“My life here is rather simple, just as I imagined it would be. The community is close and kind, eager to help and compassionate in every sense of the word. People here don’t sweat the small stuff and speak their minds freely. Time works on a completely different scale, too—affectionately referred to by locals as BST (Bhutan Stretchable Time). I spend my free hours writing or taking hikes, eating with friends, or participating in social gatherings. I like to walk into town from time to time to pick up vegetables from the market or just meander and people watch. On the odd holiday I will catch a ride with someone to see neighboring provinces, fulfilling my need for adventure. It certainly took some time to adapt to things, but now that I am familiar with it all, I have really come to appreciate it.”
Reese Ishmael currently teaches English at Mongar Lower Secondary School, and this past week he and two other teachers were chosen to coordinate Reading Day, along with 5 other local schools. This event included a 5-hour reading program, student readings and performances, prizes and refreshments, all to celebrate the “Year of the Reader”. Here is what Reese had to say after being asked to coordinate the event:
“I’ve never been asked to do anything remotely on this scale. Thousands of students would be in attendance! The stakes were also high because reading holds special significance in Bhutan this year. The secretary to the minister of education emphasized that we as foreign teachers should work diligently to improve students’ readership. The minister of education echoed these statements when he visited my school. I myself had chosen the school’s theme for the year as “building life-long readers” in response to the national designation of 2015 as the “Year of the Reader”.”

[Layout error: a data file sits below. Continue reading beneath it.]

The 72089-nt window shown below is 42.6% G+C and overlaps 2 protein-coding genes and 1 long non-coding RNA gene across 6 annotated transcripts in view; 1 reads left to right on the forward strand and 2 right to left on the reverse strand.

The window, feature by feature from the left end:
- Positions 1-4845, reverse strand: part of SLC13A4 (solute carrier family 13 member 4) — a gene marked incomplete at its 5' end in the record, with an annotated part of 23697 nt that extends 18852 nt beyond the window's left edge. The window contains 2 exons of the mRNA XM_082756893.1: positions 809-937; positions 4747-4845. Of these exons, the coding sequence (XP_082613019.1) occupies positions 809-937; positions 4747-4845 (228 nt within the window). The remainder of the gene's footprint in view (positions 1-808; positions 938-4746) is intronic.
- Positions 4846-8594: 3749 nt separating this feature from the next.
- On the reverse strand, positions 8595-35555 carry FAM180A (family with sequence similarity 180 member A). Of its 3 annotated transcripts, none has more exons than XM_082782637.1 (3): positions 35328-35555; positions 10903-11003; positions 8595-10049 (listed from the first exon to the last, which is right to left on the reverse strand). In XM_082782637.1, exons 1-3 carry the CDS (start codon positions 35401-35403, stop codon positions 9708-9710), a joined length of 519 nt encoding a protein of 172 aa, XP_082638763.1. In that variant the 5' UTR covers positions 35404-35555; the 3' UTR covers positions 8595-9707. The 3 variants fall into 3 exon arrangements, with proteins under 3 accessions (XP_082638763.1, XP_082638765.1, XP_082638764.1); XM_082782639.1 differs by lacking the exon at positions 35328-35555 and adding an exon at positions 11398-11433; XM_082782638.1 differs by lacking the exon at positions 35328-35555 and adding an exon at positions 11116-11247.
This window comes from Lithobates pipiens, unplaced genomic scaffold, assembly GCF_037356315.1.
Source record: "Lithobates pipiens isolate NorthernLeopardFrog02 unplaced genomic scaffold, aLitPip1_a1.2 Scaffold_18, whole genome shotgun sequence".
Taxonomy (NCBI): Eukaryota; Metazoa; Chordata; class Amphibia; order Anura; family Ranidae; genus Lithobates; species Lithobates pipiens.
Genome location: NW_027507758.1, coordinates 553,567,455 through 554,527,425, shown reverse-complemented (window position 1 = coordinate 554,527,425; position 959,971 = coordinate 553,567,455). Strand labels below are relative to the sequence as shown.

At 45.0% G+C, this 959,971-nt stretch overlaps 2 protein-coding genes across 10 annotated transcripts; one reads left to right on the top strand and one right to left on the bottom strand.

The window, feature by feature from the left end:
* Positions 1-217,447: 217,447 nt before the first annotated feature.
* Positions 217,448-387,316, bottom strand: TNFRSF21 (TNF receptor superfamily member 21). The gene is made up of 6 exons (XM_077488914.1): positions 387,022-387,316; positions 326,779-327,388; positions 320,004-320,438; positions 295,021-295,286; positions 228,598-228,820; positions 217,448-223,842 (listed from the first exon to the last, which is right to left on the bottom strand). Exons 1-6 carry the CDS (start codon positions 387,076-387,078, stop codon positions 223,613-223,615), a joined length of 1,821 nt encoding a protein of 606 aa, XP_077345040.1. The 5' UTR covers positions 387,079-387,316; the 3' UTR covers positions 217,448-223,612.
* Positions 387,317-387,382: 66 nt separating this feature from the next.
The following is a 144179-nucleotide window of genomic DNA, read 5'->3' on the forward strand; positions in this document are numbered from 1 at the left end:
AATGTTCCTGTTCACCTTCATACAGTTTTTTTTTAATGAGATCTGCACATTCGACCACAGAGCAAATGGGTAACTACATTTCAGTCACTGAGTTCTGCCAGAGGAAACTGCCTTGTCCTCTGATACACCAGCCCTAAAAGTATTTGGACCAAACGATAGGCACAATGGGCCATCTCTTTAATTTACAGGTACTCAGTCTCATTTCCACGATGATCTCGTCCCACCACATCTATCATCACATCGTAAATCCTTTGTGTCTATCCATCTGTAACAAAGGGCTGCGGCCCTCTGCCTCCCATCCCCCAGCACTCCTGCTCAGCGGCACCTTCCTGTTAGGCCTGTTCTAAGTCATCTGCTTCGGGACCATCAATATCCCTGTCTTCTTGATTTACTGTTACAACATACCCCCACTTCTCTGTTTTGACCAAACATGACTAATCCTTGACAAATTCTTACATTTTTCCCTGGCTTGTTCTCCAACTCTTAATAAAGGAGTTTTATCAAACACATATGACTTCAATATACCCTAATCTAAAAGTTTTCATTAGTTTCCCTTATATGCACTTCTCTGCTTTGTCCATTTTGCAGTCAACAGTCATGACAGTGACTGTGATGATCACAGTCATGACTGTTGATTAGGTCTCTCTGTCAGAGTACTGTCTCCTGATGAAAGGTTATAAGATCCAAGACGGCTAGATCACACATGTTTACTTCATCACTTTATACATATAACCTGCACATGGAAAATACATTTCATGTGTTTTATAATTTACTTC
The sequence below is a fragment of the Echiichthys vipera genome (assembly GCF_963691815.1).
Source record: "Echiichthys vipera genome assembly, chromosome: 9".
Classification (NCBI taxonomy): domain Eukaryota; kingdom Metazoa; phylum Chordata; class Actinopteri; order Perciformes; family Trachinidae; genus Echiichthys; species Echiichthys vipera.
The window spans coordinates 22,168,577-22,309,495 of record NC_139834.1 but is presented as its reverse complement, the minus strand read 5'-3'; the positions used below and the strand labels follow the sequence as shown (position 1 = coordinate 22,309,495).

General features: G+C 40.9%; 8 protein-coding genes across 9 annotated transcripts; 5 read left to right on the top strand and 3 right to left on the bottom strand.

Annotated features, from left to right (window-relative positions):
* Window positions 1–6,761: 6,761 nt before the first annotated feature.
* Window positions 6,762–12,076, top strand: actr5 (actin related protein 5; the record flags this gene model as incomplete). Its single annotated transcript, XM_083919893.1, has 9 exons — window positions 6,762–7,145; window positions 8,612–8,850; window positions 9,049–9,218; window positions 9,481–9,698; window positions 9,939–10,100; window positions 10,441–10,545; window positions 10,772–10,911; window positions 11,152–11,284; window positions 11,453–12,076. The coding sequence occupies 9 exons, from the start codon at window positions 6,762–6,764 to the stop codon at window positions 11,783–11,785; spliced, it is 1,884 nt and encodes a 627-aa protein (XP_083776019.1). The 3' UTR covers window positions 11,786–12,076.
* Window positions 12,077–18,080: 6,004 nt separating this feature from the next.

Reese, along with his two counterparts, dedicated weeks to research, organise and schedule the day’s activities and programs, not to mention figuring out how to tailor each to the reading abilities of each age group. There were three main competitions that took place: the buddy reading for grades 1-6, a reader’s theatre for grades 7-10 and a read and retell exercise for grades 11-12. Prior to the event, students volunteered to help prepare for the day as well, by cleaning the town’s central park, as well as making and setting up literary decorations.
Reading Day took place on a clear Saturday. The day was a huge success, not only attracting several students and teachers, but also many people from nearby communities who came together to watch the performances. Here is how Reese described the competitions:
“Student speakers who had practiced for weeks finally gave their speeches. The mic was working—a miracle given its track record, and the students were audible. Next the district education officer delivered a speech on the importance of reading, followed by one by the governor. All was going according to plan, but my mind was still focused upon damage control. The poetry reenactment by our class 5 was a bit robotic, but there were no striking errors, falls, or slip-ups.”
Congratulations Reese on all of your success! Reading Day was clearly an incredible experience for students and teachers alike, and such a fantastic way to promote reading throughout the community.
You can find out more about Reading Day and more of Reese’s adventures on his blog Chillies and Dragons!
Congratulations to BCF teacher Holly Krasniuk who came third in the Dantak Open Mountain Bike Race in Bhutan. With her prize money she purchased a book for each child in her school from class PP to class 6, as well as extra resources for the school and supplies for the staff. Way to go Holly!
Megan Haskin is teaching English at Rangjung LSS in succession of BCF teacher Travis. Last year Travis started an Art Club and Megan has gladly stepped in to continue the clubs success!